EMC Introduction

 

Almost all electrical and electronic equipment is able to create ‘interference' in one form or another. The obvious example is radio interference, such as caused by electric drills or poorly suppressed motorcycle engines. These cause, at the very least, irritation and frustration for those listening to their favourite music or TV programme. At the other extreme they can interfere with emergency radio communication, aircraft navigation systems etc....

This interference not is necessarily just a ‘radiated' phenomenon, it may be transmitted from one product (the cause) to another (the victim) via the mains distribution wiring in a house or office block.

Another kind of interference is that caused by the power supply circuits in virtually every electronic product, including lighting systems. These circuits are well known for distorting the mains supply voltage by drawing ‘harmonic' currents off the mains. These harmonics are at frequencies which are multiples on the 50/60Hz supply and can lead to failures in the electrical distribution network.

All the above relates to ‘emissions' of one kind or another. The sum of all these creates a level of electrical noise in the environment. Some environments (such as industrial areas) will be worse than others, and some environments (for example, in the home) should be quieter.

The energy in radiated emissions may be largely composed of either voltage stress or magnetic field or, (in the case of radio frequencies), both. They are all forms of electromagnetic emissions.

The other side of the coin is to ensure that products are able to work satisfactorily in the environment in which they are expected to be used. This is a measure of its susceptibility (or immunity) to electromagnetic noise. Again, there are several aspects to this measure. Not only are there radiated and conducted RF requirements, there is ESD, magnetic fields, mains power glitches, dropouts and brownouts. See later for the formal list.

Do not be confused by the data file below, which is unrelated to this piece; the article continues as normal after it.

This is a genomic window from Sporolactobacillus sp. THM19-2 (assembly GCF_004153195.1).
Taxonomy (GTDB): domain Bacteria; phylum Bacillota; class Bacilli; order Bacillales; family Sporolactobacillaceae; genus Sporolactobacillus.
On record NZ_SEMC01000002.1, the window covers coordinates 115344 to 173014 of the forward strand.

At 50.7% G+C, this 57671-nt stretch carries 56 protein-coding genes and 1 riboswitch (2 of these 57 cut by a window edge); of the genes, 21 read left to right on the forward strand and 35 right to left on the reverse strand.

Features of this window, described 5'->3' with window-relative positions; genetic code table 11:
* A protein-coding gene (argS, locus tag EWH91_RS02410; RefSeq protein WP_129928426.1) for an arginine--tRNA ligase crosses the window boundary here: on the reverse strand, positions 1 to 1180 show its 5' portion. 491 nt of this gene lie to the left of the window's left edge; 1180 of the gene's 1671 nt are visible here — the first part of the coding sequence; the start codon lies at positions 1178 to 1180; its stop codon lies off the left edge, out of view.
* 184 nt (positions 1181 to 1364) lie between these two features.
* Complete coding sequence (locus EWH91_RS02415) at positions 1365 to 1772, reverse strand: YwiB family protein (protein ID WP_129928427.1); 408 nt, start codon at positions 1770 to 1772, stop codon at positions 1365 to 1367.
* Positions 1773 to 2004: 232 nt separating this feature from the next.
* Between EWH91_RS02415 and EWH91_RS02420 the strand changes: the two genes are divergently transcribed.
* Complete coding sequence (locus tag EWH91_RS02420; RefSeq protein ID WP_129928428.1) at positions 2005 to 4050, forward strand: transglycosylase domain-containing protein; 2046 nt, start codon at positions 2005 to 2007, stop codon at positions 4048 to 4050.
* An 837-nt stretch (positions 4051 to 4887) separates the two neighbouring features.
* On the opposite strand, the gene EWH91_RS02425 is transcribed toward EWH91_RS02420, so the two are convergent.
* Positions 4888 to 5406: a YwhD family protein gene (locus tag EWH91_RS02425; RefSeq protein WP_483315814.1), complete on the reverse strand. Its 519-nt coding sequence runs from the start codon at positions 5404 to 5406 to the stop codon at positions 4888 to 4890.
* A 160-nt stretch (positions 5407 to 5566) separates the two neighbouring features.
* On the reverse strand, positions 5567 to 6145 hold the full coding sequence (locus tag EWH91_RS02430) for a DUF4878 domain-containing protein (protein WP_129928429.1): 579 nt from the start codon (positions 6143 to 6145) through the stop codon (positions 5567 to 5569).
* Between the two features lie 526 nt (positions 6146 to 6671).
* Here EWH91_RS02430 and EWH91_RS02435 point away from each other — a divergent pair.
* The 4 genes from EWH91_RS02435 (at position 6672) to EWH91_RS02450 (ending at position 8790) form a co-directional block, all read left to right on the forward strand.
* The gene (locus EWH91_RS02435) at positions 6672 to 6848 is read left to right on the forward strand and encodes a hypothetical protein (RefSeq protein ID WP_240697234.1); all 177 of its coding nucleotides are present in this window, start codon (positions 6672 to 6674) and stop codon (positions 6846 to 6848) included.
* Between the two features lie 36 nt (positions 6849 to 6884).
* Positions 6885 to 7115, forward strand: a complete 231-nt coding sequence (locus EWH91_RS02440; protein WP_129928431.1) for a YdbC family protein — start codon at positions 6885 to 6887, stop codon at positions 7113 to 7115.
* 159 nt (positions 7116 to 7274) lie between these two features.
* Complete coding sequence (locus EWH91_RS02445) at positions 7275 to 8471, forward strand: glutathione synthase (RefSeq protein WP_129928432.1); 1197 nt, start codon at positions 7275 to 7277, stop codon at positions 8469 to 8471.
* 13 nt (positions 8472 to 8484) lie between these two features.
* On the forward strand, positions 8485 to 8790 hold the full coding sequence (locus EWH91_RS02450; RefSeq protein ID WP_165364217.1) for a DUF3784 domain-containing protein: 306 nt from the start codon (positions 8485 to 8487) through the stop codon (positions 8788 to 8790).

The aim of the EU directive (and FCC rules in the US) is to ensure that all emissions are kept low, and all immunity levels are kept high, thus creating a wide safety margin so ensuring problems are avoided. This is the principle of  ElectroMagnetic Compatibility (EMC). Products that are declared compatible with this principle are EMC Compliant.

In the EU, all electrical products fall within the scope of the EMC Directive. In the USA, consumer, IT and any products that use/generate RF must comply, in Australia/New Zealand, only the emissions are considered, but this applies to all electrical products. So it is important to check the rules that apply in the region in which the product is to be sold or used. In all cases, where EMC rules exist (and that means virtually the whole developed world), EMC compliance is mandatory and penalties, including withdrawal of all product, apply for non-compliance.

 

You have to ensure that your products are compliant and consistantly so. The best way to ensure this is obviously to measure the emissions and to test the immunity. If your product a low volume then a single example is tested, but if the product is in volume production a sample must be tested on a regular basis.

Your compliance strategy could be to use test labs to check your products, or do the testing yourself, or to use a combination of the two. The optimum route depends on the volume of product and number of different products to be tested. Generally, if more than five tests per annum will be required, self testing offers clear advantages in convenience, cost and timescale.

 

There are clear benefits in testing a product throughout the development cycle. Costly redesigns and the associated delays are avoided. Even if this aspect of the requirements is not required, the convenience of being able to test when you want and without having to book and travel to a test laboratory are significant.

But the basic truth is that the earlier you start to check the compliance of new product developments, the better. One failed test at the end of a product development cycle can be extremely expensive in terms of the effort required to redesign the product, plus there is the impact on 'time-to-market'.

 

Many standard test techniques require specialised test sites and/or test chambers. Laplace have researched and developed several unique techniques which enable you to test your product in your own environment with confidence. This means that you can test on your own site, in the office, factory or laboratory, without travelling to test labs or specialised sites.